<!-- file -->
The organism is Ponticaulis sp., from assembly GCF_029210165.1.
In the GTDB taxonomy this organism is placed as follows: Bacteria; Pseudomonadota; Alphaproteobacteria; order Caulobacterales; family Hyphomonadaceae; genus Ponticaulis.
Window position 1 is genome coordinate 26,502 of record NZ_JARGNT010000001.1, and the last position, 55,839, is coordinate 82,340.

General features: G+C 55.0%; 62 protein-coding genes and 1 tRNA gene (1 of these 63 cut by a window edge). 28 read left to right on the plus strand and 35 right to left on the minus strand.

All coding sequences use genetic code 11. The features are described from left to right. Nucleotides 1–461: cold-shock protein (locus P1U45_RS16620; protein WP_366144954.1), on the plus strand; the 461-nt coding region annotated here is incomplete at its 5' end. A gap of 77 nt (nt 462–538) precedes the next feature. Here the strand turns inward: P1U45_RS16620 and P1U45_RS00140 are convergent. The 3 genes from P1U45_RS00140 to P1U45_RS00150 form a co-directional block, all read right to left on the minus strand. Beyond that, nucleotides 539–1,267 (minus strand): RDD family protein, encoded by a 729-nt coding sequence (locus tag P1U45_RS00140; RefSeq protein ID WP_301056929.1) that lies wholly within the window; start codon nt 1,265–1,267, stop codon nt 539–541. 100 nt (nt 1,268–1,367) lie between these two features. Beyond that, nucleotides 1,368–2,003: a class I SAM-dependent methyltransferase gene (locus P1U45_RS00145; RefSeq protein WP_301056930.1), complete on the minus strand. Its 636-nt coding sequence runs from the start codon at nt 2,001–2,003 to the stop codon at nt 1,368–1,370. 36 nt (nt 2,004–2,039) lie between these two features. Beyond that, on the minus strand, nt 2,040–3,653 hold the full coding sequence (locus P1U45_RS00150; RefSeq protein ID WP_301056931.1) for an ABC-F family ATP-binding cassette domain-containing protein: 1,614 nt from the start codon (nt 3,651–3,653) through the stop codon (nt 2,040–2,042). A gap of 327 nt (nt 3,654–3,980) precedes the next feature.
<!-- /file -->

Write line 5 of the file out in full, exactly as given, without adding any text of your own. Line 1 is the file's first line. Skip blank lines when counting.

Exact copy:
All coding sequences use genetic code 11. The features are described from left to right. Nucleotides 1–461: cold-shock protein (locus P1U45_RS16620; protein WP_366144954.1), on the plus strand; the 461-nt coding region annotated here is incomplete at its 5' end. A gap of 77 nt (nt 462–538) precedes the next feature. Here the strand turns inward: P1U45_RS16620 and P1U45_RS00140 are convergent. The 3 genes from P1U45_RS00140 to P1U45_RS00150 form a co-directional block, all read right to left on the minus strand. Beyond that, nucleotides 539–1,267 (minus strand): RDD family protein, encoded by a 729-nt coding sequence (locus tag P1U45_RS00140; RefSeq protein ID WP_301056929.1) that lies wholly within the window; start codon nt 1,265–1,267, stop codon nt 539–541. 100 nt (nt 1,268–1,367) lie between these two features. Beyond that, nucleotides 1,368–2,003: a class I SAM-dependent methyltransferase gene (locus P1U45_RS00145; RefSeq protein WP_301056930.1), complete on the minus strand. Its 636-nt coding sequence runs from the start codon at nt 2,001–2,003 to the stop codon at nt 1,368–1,370. 36 nt (nt 2,004–2,039) lie between these two features. Beyond that, on the minus strand, nt 2,040–3,653 hold the full coding sequence (locus P1U45_RS00150; RefSeq protein ID WP_301056931.1) for an ABC-F family ATP-binding cassette domain-containing protein: 1,614 nt from the start codon (nt 3,651–3,653) through the stop codon (nt 2,040–2,042). A gap of 327 nt (nt 3,654–3,980) precedes the next feature.